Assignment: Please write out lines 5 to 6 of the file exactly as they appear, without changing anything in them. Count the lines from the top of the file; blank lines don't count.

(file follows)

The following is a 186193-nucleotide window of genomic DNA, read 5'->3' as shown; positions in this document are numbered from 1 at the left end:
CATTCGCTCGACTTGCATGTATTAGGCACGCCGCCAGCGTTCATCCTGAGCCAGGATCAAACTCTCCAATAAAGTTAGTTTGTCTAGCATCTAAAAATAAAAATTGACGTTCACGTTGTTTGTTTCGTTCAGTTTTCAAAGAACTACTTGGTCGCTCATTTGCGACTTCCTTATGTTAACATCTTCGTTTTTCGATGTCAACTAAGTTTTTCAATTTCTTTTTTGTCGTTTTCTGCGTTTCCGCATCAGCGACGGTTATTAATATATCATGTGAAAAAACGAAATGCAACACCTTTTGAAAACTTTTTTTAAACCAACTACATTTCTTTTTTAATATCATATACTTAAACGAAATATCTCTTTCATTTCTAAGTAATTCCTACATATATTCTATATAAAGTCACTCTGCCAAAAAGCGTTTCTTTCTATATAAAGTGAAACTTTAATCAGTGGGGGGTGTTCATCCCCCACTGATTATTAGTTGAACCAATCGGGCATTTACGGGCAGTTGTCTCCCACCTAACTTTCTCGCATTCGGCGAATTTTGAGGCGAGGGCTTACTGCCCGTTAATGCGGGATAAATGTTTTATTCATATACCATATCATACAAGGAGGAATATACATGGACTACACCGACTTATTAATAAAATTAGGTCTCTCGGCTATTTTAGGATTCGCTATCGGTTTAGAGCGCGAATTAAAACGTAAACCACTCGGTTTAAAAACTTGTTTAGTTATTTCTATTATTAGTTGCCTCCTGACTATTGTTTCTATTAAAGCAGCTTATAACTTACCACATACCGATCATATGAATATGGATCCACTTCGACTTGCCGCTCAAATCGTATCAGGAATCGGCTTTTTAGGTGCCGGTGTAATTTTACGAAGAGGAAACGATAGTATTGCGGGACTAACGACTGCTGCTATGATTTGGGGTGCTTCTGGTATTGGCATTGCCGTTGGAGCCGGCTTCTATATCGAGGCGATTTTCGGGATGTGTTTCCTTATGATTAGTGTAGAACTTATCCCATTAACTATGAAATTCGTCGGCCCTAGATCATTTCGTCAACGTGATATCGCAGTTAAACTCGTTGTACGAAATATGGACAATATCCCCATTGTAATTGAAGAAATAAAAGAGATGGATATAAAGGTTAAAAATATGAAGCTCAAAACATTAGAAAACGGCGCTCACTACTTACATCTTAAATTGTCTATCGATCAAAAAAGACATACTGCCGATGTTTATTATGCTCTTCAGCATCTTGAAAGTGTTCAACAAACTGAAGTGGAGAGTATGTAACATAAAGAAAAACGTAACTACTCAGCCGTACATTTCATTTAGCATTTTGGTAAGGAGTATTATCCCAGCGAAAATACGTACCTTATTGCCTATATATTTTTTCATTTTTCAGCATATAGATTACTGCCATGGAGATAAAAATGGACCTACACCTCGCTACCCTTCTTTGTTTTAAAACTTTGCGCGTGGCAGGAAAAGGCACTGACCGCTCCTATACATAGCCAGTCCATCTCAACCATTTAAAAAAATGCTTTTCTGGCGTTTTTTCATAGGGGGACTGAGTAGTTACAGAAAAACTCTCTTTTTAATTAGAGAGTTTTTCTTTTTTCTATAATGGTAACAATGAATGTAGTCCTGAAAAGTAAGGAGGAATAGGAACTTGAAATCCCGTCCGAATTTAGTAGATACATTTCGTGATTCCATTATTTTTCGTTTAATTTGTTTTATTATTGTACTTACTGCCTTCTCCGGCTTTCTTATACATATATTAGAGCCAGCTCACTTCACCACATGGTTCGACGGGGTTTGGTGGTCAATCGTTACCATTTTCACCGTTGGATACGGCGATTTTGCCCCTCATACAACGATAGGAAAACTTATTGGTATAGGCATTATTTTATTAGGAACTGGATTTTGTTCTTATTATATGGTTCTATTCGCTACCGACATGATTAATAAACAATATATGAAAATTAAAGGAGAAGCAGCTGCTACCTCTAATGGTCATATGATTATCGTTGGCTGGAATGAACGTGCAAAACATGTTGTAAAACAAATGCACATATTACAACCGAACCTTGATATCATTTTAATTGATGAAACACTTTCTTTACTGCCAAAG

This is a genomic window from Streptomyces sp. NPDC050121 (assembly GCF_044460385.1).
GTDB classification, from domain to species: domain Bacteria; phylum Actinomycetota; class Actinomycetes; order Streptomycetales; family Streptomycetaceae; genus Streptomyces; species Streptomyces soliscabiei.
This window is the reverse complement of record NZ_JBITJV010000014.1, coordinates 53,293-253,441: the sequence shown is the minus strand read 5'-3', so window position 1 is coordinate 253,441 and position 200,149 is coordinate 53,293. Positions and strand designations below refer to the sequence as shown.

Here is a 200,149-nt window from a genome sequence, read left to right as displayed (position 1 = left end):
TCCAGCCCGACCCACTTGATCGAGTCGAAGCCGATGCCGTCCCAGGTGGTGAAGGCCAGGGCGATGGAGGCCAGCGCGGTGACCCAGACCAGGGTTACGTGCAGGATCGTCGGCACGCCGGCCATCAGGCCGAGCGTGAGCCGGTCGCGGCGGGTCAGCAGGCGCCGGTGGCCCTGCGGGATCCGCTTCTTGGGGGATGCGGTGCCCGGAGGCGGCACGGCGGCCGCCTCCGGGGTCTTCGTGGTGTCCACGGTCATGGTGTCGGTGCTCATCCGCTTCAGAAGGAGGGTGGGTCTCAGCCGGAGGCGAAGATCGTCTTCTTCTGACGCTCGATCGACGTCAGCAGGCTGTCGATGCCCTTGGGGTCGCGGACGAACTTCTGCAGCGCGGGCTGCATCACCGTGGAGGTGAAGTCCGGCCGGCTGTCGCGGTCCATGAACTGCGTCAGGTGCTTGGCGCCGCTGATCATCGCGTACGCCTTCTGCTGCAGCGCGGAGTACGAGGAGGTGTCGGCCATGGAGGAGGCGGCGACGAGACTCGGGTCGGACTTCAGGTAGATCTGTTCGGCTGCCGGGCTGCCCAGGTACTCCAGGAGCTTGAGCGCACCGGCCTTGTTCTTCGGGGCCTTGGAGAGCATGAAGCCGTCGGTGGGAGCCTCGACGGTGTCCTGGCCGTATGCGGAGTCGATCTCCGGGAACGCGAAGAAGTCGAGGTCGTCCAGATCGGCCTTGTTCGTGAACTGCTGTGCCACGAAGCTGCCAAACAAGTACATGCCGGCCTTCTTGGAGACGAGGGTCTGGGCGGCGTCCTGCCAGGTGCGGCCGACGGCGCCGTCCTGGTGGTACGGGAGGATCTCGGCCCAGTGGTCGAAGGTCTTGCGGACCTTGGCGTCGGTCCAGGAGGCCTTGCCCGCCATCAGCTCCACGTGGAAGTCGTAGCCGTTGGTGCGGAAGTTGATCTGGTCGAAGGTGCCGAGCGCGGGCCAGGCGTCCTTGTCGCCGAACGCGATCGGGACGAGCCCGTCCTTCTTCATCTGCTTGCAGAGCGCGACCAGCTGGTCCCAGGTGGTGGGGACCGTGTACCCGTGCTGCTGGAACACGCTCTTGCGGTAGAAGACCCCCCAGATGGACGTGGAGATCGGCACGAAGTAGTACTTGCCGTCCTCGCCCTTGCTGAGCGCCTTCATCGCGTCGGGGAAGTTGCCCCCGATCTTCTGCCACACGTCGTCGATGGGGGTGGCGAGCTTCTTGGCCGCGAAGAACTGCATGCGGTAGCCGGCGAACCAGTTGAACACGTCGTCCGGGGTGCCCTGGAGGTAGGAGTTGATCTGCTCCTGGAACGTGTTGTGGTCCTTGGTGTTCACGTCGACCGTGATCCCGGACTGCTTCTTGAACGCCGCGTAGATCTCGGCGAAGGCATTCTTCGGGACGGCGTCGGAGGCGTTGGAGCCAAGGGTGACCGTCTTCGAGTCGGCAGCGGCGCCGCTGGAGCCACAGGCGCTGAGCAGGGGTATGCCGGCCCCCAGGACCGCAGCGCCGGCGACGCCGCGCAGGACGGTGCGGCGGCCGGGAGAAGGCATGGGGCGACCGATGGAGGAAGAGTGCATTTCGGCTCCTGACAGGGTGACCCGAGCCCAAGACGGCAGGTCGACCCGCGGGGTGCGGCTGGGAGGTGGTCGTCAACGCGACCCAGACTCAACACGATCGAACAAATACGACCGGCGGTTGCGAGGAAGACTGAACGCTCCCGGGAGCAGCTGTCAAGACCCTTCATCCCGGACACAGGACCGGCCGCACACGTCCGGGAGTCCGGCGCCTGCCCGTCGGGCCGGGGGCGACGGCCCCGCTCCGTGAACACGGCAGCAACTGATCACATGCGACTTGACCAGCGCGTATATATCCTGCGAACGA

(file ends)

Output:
This window is the reverse complement of record NZ_JBITJV010000014.1, coordinates 53,293-253,441: the sequence shown is the minus strand read 5'-3', so window position 1 is coordinate 253,441 and position 200,149 is coordinate 53,293. Positions and strand designations below refer to the sequence as shown.

Here is a 200,149-nt window from a genome sequence, read left to right as displayed (position 1 = left end):